Full Form of CDMA:
Code Division Multiple Access
CDMA Full Form is Code Division Multiple Access. CDMA is a digital technology of cellular systems, which uses the techniques of spread spectrum. CDMA does not employ specific frequency to every user and hence is different from GSM. In simple terms, CDMA is a method of channel access and is used by several radio communication technologies. CDMA is a typical example for multiple accesses. In this technique, many transmitters send simultaneous information over one communication channel. This enables many users to share the same band of frequencies or bandwidth at the same time. The spread-spectrum technique ensures there is no interference between users.
Thus CDMA is able to provide consistent and clear data and voice quality communications when compared to other mobile technologies. CDMA basically refers to any of the numerous protocols which are used in the third generation (3G) and second generation (2G) wireless communication. As the name suggests, CDMA, a type of multiplexing, allows many signals to use one single transmission channel, cleverly using the available bandwidth. The CDMA connection is established in Ultra High Frequency (UHF) systems whose frequency ranges in the 800-MHz and 1.9 GHz bands.
The CDMA channel is usually 1.23 MHz wide. CDMA networks employ a policy called soft handoff, which drastically reduces signal breakup when a handset progresses from cell to cell. The amalgamation of spread spectrum and digital modes supports much more signals per unit bandwidth as compared to analog modes. The property of CDMA being compatible with the other cellular technologies facilitates nationwide roaming. CDMA One, the original CDMA standard offers a 14.4 Kbps transmission speed in single channel mode and 115 Kbps speed in eight-channel mode. Wideband CDMA and CDMA2000 deliver data much faster.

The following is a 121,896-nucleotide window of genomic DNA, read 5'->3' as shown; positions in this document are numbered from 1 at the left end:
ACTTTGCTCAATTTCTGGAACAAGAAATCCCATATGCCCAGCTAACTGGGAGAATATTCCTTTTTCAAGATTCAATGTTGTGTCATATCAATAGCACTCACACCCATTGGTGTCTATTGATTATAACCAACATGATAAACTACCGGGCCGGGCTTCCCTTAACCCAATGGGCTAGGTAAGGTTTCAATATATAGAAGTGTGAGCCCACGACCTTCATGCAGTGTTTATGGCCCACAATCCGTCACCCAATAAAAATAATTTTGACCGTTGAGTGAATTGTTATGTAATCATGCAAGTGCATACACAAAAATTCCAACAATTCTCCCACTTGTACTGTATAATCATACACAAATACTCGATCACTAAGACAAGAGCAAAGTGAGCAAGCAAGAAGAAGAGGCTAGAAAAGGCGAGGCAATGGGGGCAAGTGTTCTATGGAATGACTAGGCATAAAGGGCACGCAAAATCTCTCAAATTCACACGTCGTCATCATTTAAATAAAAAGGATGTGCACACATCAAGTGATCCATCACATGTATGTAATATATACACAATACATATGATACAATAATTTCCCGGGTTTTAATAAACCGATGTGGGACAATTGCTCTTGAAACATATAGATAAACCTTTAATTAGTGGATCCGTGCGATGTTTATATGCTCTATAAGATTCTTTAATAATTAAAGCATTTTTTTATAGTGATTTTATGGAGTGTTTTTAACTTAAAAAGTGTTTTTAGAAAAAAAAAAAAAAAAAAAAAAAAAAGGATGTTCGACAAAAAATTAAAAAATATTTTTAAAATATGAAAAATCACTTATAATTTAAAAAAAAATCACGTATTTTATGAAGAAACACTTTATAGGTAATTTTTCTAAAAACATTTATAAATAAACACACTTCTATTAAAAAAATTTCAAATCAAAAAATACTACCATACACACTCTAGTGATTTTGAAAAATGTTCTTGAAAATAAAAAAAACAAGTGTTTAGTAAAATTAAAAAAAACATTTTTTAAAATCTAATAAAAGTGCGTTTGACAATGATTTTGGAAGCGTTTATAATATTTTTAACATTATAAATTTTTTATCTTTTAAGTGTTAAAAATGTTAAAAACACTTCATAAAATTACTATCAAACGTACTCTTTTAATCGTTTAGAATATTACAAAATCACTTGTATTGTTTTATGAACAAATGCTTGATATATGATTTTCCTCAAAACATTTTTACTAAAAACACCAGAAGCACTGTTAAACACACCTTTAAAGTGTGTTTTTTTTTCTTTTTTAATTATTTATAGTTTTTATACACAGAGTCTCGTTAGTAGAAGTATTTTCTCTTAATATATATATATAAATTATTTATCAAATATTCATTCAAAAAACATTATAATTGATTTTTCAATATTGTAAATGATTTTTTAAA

CDMA uses spread spectrum technology in combination with Analog-To-Digital (ATD) conversion technology. Inputted audio is first digitalized into binary elements. The frequency of the signal transmitted is then made to differ, in accordance with a defined pattern (code), so that it can only be intercepted by a user who has the same frequency code programmed, and so that it goes exactly along the frequency of the transmitter. There are more than trillion possible frequency-code combinations, which makes cloning very difficult and increases the user’s privacy.